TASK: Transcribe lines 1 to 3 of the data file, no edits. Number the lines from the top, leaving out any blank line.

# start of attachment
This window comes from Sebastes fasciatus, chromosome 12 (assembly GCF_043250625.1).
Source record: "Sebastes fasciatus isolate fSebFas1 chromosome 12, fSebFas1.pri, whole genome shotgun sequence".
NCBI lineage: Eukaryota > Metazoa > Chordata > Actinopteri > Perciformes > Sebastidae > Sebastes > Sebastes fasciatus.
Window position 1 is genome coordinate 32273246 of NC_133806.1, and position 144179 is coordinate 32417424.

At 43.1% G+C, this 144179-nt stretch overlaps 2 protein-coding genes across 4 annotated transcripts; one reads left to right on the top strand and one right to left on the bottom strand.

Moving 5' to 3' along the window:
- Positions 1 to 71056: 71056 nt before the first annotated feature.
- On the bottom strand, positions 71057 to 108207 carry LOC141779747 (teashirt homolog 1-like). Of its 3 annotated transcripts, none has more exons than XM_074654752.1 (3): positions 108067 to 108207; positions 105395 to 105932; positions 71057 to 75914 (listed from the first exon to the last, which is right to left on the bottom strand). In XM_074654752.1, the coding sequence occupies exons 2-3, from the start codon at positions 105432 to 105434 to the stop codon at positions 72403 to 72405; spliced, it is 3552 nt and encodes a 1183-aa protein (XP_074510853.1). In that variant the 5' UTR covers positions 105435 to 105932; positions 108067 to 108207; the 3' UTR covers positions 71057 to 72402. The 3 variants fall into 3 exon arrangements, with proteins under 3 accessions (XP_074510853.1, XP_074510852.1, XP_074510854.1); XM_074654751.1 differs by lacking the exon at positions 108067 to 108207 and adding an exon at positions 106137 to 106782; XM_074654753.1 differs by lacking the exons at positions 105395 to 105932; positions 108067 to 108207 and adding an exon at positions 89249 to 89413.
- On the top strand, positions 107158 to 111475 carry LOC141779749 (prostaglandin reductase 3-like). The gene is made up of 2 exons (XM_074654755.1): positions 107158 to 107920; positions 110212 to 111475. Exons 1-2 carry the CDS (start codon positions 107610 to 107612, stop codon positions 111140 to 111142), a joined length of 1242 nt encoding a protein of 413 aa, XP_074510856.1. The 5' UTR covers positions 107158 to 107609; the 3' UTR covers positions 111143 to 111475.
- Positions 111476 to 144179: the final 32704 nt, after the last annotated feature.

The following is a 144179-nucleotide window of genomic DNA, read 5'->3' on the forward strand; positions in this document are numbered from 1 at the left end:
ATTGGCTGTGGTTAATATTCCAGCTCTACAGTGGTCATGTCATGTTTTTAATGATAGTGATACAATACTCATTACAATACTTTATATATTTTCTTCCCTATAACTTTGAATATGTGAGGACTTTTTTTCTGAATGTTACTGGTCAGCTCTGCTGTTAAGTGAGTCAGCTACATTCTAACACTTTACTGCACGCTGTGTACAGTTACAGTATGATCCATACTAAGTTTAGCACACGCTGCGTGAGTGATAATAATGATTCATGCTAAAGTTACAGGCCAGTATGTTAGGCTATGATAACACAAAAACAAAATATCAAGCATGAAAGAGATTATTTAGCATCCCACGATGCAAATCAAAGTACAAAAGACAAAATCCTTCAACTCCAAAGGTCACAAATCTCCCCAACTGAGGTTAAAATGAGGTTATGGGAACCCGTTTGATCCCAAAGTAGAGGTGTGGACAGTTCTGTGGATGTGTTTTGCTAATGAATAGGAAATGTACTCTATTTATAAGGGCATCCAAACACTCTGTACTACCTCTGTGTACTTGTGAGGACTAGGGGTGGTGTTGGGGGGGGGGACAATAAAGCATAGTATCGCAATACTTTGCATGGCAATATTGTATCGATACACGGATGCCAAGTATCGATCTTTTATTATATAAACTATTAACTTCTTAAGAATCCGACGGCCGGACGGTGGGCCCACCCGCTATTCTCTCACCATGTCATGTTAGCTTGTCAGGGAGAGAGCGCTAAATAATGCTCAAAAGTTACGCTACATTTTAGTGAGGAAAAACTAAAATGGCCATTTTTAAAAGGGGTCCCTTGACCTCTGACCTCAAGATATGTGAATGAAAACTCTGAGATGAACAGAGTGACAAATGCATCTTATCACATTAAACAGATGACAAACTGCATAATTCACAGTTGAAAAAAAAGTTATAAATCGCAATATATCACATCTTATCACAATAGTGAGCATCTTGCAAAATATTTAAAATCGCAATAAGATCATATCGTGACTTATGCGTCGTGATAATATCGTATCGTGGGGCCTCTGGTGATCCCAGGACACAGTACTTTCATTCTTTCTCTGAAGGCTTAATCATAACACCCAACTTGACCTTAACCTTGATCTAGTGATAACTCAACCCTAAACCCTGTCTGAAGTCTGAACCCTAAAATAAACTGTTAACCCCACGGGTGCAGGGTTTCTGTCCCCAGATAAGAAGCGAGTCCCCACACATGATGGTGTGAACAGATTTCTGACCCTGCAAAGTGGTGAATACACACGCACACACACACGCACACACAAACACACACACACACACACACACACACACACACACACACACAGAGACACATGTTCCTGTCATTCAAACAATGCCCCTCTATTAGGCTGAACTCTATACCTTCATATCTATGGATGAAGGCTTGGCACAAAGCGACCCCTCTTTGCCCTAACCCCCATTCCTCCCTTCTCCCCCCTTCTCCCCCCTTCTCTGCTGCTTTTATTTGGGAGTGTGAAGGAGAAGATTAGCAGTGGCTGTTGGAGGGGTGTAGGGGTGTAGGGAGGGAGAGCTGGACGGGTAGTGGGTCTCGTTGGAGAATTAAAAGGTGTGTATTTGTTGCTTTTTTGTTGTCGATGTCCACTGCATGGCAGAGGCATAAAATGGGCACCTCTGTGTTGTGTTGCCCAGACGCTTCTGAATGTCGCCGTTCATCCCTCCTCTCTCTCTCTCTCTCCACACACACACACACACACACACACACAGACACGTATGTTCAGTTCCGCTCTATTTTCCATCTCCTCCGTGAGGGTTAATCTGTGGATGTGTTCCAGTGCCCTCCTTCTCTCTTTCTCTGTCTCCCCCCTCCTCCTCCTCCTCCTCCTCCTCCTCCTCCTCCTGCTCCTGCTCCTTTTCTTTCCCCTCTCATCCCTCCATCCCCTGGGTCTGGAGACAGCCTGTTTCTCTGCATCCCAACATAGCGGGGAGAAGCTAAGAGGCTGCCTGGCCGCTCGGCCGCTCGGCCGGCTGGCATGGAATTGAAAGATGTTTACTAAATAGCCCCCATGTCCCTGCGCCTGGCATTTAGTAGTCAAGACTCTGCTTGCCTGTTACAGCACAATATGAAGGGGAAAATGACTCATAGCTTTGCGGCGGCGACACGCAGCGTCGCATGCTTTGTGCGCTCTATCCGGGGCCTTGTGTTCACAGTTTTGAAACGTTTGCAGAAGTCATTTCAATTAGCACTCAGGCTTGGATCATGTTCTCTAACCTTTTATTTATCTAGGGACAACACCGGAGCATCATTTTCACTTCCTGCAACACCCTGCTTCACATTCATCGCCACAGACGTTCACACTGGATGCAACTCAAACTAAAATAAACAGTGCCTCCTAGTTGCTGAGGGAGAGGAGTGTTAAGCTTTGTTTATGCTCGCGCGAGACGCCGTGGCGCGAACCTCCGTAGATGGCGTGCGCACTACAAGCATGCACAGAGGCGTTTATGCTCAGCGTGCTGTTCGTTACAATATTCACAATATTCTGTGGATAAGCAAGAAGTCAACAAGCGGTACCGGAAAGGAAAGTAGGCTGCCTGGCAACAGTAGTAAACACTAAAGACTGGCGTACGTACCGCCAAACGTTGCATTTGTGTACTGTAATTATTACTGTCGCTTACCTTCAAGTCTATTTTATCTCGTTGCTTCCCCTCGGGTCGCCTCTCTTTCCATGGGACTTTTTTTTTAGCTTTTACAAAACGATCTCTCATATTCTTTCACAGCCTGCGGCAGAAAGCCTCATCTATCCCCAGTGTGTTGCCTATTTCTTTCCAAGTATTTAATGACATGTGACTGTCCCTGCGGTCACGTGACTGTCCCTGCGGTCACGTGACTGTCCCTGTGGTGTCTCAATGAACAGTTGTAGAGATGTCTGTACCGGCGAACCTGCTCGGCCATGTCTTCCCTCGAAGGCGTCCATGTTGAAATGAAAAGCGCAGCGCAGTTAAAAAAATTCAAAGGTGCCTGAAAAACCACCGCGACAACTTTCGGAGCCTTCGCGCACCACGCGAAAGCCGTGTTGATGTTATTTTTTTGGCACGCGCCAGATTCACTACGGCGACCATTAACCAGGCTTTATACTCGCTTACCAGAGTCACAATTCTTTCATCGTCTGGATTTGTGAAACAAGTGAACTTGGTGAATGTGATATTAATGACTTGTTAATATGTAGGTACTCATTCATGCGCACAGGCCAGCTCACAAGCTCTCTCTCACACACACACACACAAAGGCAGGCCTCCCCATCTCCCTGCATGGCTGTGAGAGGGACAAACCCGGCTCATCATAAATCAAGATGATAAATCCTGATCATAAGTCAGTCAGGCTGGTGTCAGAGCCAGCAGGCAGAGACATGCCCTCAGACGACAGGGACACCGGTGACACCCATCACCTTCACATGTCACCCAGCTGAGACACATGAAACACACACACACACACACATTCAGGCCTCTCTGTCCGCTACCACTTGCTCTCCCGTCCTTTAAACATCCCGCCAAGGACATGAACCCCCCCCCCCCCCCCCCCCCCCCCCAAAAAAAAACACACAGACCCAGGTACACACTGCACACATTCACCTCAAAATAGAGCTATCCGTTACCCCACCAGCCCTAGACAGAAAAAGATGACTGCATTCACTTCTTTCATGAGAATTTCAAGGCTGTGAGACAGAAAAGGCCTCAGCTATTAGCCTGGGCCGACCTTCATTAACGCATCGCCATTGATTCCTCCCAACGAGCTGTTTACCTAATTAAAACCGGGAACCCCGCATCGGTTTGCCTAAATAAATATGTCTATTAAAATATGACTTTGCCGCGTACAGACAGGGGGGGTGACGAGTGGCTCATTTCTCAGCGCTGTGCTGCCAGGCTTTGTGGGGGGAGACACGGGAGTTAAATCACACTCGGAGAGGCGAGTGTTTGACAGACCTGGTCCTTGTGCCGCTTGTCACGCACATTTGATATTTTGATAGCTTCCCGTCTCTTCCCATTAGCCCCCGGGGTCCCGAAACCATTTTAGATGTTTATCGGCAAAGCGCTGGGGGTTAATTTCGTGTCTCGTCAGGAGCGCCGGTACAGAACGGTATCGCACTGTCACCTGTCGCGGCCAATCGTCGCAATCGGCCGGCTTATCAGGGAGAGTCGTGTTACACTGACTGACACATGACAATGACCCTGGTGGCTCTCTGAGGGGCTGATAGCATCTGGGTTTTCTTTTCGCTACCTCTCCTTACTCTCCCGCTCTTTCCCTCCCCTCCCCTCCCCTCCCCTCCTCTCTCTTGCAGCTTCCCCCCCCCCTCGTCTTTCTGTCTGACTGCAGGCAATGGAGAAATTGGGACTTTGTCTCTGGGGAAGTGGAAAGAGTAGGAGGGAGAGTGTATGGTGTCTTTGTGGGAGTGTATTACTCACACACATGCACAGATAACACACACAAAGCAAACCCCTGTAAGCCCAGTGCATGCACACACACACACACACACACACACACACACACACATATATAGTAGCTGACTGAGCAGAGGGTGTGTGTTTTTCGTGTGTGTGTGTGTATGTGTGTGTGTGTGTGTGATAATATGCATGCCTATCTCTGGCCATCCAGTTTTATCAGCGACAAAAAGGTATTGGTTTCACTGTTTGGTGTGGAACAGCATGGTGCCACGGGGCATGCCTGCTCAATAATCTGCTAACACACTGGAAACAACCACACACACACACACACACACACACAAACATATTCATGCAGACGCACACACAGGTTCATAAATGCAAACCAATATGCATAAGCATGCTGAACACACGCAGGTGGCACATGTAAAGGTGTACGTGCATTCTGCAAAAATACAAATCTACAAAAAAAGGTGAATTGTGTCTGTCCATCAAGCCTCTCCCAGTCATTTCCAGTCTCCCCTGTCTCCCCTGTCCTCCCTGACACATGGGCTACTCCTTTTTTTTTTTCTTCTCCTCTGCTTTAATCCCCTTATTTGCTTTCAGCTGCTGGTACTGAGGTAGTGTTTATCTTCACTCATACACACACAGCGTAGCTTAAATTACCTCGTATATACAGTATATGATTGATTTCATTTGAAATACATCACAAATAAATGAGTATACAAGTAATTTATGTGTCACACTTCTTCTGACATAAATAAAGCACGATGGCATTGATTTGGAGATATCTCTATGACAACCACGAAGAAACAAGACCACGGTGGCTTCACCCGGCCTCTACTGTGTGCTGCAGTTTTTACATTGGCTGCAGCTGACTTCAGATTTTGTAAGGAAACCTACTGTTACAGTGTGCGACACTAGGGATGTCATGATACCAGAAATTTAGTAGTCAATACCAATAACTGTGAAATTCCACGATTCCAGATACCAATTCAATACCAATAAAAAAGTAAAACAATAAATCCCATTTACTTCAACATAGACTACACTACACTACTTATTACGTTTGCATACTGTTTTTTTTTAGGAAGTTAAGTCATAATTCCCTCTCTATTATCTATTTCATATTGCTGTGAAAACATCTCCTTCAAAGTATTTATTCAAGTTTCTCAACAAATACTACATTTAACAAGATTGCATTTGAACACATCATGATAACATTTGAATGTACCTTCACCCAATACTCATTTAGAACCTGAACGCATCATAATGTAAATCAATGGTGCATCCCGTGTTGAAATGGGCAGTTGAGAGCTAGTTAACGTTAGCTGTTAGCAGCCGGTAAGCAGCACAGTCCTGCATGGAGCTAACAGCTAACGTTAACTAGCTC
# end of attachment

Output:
This window comes from Sebastes fasciatus, chromosome 12 (assembly GCF_043250625.1).
Source record: "Sebastes fasciatus isolate fSebFas1 chromosome 12, fSebFas1.pri, whole genome shotgun sequence".
NCBI lineage: Eukaryota > Metazoa > Chordata > Actinopteri > Perciformes > Sebastidae > Sebastes > Sebastes fasciatus.